If you want to play it safe the sniffer can be connected to a USB sound card rather than your machine’s primary sound hardware, and still come in dirt cheap. [Milosch] stops short of explaining the software side of things in this particular project, but any tool which can use input from the sound card as a makeshift oscilloscope should be a good start.

In the past we’ve seen [Milosch] perform low frequency RFID sniffing through the sound card with the powerful baudline tool, but if you want a little more capable hardware, we can point you in the right direction.

Held Captive by Arduino and Multiple RFID Readers

If you’re the kind of person who has friends, and/or leaves the confines of the basement from time to time, we hear that these “Escape Rooms” are all the rage. Basically you get locked into a room with a couple other people and have to solve various problems and puzzles until you’ve finally made enough progress that they let you out. Which actually sounds a lot like the working conditions here at Hackaday HQ, except they occasionally slip some pizza rolls under the door for us which is nice.

Whichever side you find yourself on in one of these lighthearted hostage situations, knowledge of this multi-tag RFID lock created by [Annaane] may come in handy. By connecting multiple MFRC522 RFID readers to an Arduino Uno, she’s come up with a method of triggering a device (like an electronic door lock) only when the appropriate combination of RFID tags have been arranged. With a little imagination, this allows for some very complex puzzle scenarios which are sure to keep your prisoners enthralled until you can lower the lotion down to them.

Her code allows you to configure the type and number of RFID cards required to trigger one of the Arduino’s digital pins, which usually would be connected to a relay to fire off whatever device you want. The Arduino sketch is also setup to give “hints” to the player by way of a status LED: fast blinking let’s you know the tag scanned is wrong, and slow blinking means you don’t have enough scanned in yet.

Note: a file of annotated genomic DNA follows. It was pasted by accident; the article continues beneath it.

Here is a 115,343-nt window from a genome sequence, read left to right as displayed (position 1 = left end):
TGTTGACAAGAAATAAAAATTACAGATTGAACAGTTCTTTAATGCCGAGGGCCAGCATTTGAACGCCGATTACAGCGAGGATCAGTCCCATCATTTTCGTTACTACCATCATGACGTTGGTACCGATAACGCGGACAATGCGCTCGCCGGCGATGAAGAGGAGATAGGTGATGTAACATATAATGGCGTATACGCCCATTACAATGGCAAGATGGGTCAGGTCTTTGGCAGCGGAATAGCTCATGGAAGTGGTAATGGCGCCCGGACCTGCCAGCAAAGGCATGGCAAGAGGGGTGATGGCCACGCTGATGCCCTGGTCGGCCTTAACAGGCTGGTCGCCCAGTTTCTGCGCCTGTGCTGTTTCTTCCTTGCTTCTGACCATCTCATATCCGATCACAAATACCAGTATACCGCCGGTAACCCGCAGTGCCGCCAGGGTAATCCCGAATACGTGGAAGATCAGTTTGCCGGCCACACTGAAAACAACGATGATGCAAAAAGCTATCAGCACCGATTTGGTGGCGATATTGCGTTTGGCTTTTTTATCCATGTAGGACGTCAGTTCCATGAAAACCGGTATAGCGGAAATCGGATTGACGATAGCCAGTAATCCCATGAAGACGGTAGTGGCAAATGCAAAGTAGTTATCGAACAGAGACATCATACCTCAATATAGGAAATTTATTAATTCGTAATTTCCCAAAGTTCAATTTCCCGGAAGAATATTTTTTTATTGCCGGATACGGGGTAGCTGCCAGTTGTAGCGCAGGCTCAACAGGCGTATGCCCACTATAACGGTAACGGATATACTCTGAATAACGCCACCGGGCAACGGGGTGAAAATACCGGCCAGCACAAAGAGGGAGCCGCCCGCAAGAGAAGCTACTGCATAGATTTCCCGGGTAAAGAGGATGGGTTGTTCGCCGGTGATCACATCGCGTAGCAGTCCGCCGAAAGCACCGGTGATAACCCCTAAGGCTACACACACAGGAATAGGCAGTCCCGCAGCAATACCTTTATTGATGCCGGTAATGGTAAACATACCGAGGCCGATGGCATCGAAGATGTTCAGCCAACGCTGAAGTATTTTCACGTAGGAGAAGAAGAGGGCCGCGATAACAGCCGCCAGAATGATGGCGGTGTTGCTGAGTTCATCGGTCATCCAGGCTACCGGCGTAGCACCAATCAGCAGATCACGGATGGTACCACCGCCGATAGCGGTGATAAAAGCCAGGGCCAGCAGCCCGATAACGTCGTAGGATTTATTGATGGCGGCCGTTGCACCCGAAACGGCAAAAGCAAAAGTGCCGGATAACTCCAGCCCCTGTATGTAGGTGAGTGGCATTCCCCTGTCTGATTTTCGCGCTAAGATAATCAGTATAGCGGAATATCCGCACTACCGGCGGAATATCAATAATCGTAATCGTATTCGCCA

The video after the break shows some highlights of the build, as well as a quick demonstration of how both the RFID “combination” and manual override can be used to trigger the attached relay.

Hackers do love RFID. Using them for physical access control is a fairly common project around these parts, and we’ve even seen similar setups for the digital realm.

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Long-Range RFID Leaflets

Pick a card, any card. [Andrew Quitmeyer] and [Madeline Schwartzman] make sure that any card you pick will match their NYC art installation. “Replantment” is an interactive art installation which invites guests to view full-size leaf molds casts from around the world.

A receipt file with leaf images is kept out of range in this art installation. When a viewer selects one, and carries it to the viewing area, an RFID reader tells an Arduino which tag has been detected. Solid-state relays control two recycled clothing conveyors draped with clear curtains. The simple units used to be back-and-forth control but through dead-reckoning, they can present any leaf mold cast front-and-center.

Clothing conveyors from the last century weren’t this smart before, and it begs the question about inventory automation in small businesses or businesses with limited space.

We haven’t seen much long-range RFID, probably because of cost. Ordinary tags have been read at a distance with this portable reader though, and NFC has been transmitted across a room, sort of.

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ATtiny Chip Abused in RFID Application

One of Atmel’s smallest microcontrollers, the ATtiny, is among the most inexpensive and reliable chips around for small applications. It’s also one of the most popular. If you don’t need more than a few inputs or outputs, there’s nothing better. As a show of its ability to thrive under adverse conditions, [Trammell Hudson] was able to shoehorn an ATtiny into an RFID circuit in a way that tests the limits of the chip design.

The RFID circuit only uses two of the ATtiny’s pins and neither of which is the ground or power pin. The ATtiny is equipped with protective diodes on its input pins, and if you apply an AC waveform to the input pins, the chip is able to use the leakage current to power itself. Once that little hurdle is crossed, the ATtiny can do the rest of its job handling the RFID circuitry.

This project takes a deep dive into the internals of the ATtiny. If you’ve ever wondered what was going on inside of everyone’s favorite tiny microcontroller, or if you’re looking for an RFID circuit that keeps parts counts to an absolute minimum, this is the project for you.  The ATtiny is more than just a rugged, well-designed chip, though. It’s capable of a lot more than such a small chip should be able to.

Thanks to [adnidor] for the tip!